MLB

Joe Buck Relies on a Simple Technique Handle the Pressure of World Series and Super Bowl Broadcasts

Whether you prefer baseball or football, you’re probably well acquainted with Joe Buck. Even if the Fox broadcaster isn’t the most popular man in sports, he’s built up quite a resume; he’s called Super Bowls, World Series, and plenty of regular-season games in between. Despite that experience, Buck can still feel the pressure when he steps up to the microphone in a big moment.

As a broadcast veteran, however, Joe Buck has perfected quite a few tricks of the trade. In fact, he’s developed one specific routine to keep things in perspective when the heat is on.

Joe Buck followed his father’s footsteps and became a big-name broadcaster

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In the world of sports, there have been some famous father-son duos. If you’re willing to include broadcasters in that equation, Jack Buck and Joe Buck deserve a place near the top of the list.

Jack Buck made a name for himself as the radio voice of the St. Louis Cardinals. He also called plenty of football games, dabbled in professional hockey, and narrated some iconic baseball moments on national radio, like Kirk Gibson’s walk-off World Series home run, before calling it a career.

Joe has since followed in his father’s footsteps, albeit on the television side of things. After cutting his teeth in the Midwest, Buck stepped onto the national stage in 1994. While he joined Fox as an NFL commentator, he took on baseball responsibilities two years later; the play-by-play man has since become the network’s top voice, calling World Series, Super Bowls, and nationally broadcast games with incredible regularity.

That success, however, hasn’t made him popular

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Given his presence on national broadcasts, almost every sports fan has heard Joe Buck at least once. That familiarity, however, has bred some contempt.

While there have been a few one-off incidents that ruffled a few feathers—Buck overreacted to Randy Moss’ pantomime mooning celebration and recently made headlines for criticizing a military flyover—they’re all overshadowed by a larger accusation. Many fans simply feel like Buck is biased in the broadcast booth.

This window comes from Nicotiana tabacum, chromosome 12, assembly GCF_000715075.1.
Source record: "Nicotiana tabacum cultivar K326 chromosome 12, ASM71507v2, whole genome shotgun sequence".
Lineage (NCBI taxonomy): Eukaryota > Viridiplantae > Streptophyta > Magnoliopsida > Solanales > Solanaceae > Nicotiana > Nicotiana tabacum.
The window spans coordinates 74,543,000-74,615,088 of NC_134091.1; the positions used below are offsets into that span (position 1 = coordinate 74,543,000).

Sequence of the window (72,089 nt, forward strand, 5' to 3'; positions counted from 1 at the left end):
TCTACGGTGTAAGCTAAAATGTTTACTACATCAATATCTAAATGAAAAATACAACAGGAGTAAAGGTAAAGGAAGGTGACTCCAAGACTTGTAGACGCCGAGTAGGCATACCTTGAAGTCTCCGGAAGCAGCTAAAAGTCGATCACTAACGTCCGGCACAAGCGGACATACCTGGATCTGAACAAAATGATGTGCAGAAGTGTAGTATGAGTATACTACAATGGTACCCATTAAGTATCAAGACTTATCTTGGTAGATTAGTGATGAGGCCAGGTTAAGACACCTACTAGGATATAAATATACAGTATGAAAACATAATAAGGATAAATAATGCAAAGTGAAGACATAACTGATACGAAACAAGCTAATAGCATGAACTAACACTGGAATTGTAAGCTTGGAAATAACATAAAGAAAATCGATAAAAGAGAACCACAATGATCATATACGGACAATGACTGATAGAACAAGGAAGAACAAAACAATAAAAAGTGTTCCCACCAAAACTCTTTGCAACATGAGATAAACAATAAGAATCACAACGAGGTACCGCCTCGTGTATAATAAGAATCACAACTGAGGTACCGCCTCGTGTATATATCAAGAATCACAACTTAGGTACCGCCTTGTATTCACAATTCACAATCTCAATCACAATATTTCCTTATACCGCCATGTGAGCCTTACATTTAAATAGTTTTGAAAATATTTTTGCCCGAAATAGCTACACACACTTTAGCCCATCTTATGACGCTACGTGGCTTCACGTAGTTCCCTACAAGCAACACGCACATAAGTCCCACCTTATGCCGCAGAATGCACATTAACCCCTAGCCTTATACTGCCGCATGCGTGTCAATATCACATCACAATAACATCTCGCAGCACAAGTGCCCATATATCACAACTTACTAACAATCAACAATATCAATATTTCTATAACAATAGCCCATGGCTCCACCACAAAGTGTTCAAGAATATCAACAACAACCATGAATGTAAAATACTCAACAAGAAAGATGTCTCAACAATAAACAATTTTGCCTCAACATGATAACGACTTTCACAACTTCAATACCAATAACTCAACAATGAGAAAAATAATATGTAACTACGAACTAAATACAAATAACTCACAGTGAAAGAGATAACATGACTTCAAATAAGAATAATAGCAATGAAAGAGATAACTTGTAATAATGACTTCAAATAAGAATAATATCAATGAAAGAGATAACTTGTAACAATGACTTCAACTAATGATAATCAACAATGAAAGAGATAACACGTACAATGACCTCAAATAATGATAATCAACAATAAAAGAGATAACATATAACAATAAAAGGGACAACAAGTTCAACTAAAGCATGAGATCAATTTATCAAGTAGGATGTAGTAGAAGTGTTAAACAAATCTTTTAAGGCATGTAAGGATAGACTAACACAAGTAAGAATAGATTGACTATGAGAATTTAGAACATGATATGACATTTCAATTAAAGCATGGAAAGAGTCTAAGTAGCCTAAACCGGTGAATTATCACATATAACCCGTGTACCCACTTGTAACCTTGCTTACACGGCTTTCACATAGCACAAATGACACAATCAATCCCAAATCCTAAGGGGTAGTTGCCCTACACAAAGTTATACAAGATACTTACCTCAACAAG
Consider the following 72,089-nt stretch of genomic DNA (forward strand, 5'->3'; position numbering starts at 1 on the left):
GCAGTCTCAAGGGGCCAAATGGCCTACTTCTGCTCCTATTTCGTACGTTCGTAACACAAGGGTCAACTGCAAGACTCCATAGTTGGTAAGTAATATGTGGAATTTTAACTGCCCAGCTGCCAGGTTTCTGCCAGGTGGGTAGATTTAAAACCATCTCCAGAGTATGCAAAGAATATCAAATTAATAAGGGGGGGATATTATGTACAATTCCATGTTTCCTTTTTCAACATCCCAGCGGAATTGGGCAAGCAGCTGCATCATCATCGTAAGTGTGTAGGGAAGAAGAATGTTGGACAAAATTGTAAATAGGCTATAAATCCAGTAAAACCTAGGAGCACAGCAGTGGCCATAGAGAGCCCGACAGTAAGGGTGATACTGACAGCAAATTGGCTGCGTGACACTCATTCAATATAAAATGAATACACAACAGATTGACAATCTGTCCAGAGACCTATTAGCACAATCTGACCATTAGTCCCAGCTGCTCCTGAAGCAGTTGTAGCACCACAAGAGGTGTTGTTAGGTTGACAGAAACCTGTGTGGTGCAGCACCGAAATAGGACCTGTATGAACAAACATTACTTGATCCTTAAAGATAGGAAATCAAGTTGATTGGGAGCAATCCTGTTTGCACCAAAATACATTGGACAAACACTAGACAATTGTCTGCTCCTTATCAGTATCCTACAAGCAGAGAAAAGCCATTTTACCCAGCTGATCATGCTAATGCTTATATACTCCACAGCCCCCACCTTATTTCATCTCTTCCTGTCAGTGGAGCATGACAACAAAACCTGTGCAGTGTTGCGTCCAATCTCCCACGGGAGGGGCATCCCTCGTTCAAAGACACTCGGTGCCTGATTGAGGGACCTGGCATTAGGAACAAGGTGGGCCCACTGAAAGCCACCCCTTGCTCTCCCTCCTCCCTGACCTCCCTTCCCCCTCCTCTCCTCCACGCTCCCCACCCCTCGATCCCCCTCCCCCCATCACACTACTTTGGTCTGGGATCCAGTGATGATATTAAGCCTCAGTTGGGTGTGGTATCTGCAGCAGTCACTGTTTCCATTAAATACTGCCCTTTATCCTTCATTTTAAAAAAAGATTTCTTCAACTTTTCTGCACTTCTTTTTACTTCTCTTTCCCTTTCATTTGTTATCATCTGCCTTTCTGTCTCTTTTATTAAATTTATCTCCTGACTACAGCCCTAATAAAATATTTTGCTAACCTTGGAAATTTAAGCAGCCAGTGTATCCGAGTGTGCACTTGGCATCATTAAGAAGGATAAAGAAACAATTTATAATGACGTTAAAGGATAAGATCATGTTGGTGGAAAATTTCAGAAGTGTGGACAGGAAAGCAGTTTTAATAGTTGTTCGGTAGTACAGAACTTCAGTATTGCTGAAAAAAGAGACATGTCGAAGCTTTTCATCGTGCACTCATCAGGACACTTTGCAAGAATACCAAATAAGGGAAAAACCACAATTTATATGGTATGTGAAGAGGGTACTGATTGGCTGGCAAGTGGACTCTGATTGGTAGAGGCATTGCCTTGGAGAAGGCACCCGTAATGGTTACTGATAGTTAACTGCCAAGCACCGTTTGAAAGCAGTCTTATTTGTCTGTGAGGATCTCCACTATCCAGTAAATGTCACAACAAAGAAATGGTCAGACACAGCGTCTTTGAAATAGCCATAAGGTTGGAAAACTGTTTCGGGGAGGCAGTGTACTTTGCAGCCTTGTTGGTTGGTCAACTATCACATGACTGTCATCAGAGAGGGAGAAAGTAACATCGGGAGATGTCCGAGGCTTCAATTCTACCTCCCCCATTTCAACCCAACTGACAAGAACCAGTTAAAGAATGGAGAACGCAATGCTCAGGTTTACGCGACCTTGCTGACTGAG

The veteran announcer, however, isn’t too concerned with those accusations; in his mind, that’s an unfortunate reality of being a more objective national voice and speaking to fans who have grown accustomed to their local broadcast teams.

Joe Buck relies on a relatable trick during World Series and Super Bowl broadcasts

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Even though Joe Buck is sitting high above the field and has plenty of experience under his belt, even he can feel the pressure during a big game. Over the years, though, he’s developed some tricks of the trade to keep things in perspective, whether he’s calling a Super Bowl, a World Series, or a regular-season contest.

Like every broadcaster, Buck enters the booth with copious notes; there’s no better way to fight stress than being prepared for any possible situation. He’s also been known to write messages to himself on those papers or keep a picture of his family nearby, just in case.

Believe it or not, Buck will also check his phone during breaks in the action. While that might sound counterproductive, it helps him keep everything in perspective.

“I do that all the time,” Buck told Charles Curtis of For The Win. “World Series, Super Bowl, championship game, random game in September. I think it kind of pops the balloon around me a little bit and connects me to my real world with my friends and family. There are stretches where, if I feel we’re in an intense moment in the game, I’ll turn it over.”

In the heat of the World Series or Super Bowl, it’s easy to feel the weight of the viewing audience on your shoulders. Joe Buck’s tricks, however, underline one key reality: it’s only a game.

“It’s best if I remind myself we’re not reversing the flow of the Nile when we’re sitting in the booth,” he explained.